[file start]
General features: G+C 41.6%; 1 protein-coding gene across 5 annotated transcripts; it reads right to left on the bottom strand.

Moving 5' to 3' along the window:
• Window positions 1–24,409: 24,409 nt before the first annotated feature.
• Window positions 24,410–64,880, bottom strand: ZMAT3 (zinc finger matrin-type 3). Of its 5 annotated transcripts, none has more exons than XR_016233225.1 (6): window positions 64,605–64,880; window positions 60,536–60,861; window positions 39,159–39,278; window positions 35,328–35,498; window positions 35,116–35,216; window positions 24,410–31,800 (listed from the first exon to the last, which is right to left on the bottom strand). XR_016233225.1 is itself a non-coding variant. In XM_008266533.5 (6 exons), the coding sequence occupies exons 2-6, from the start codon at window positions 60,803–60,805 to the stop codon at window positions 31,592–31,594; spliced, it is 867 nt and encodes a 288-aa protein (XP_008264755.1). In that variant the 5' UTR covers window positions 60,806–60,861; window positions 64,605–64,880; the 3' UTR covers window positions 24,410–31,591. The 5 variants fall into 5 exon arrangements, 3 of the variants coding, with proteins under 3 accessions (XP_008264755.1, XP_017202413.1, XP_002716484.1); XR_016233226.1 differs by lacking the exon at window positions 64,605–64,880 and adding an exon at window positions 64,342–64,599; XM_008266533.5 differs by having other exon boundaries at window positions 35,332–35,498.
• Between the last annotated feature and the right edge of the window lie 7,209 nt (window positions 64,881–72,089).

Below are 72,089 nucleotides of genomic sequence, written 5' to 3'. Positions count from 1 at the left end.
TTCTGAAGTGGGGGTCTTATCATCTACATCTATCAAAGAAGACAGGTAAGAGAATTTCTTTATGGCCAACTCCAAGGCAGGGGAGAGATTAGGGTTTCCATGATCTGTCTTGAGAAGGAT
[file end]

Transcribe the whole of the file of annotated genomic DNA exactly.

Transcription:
General features: G+C 41.6%; 1 protein-coding gene across 5 annotated transcripts; it reads right to left on the bottom strand.

Moving 5' to 3' along the window:
• Window positions 1–24,409: 24,409 nt before the first annotated feature.
• Window positions 24,410–64,880, bottom strand: ZMAT3 (zinc finger matrin-type 3). Of its 5 annotated transcripts, none has more exons than XR_016233225.1 (6): window positions 64,605–64,880; window positions 60,536–60,861; window positions 39,159–39,278; window positions 35,328–35,498; window positions 35,116–35,216; window positions 24,410–31,800 (listed from the first exon to the last, which is right to left on the bottom strand). XR_016233225.1 is itself a non-coding variant. In XM_008266533.5 (6 exons), the coding sequence occupies exons 2-6, from the start codon at window positions 60,803–60,805 to the stop codon at window positions 31,592–31,594; spliced, it is 867 nt and encodes a 288-aa protein (XP_008264755.1). In that variant the 5' UTR covers window positions 60,806–60,861; window positions 64,605–64,880; the 3' UTR covers window positions 24,410–31,591. The 5 variants fall into 5 exon arrangements, 3 of the variants coding, with proteins under 3 accessions (XP_008264755.1, XP_017202413.1, XP_002716484.1); XR_016233226.1 differs by lacking the exon at window positions 64,605–64,880 and adding an exon at window positions 64,342–64,599; XM_008266533.5 differs by having other exon boundaries at window positions 35,332–35,498.
• Between the last annotated feature and the right edge of the window lie 7,209 nt (window positions 64,881–72,089).

Below are 72,089 nucleotides of genomic sequence, written 5' to 3'. Positions count from 1 at the left end.
TTCTGAAGTGGGGGTCTTATCATCTACATCTATCAAAGAAGACAGGTAAGAGAATTTCTTTATGGCCAACTCCAAGGCAGGGGAGAGATTAGGGTTTCCATGATCTGTCTTGAGAAGGAT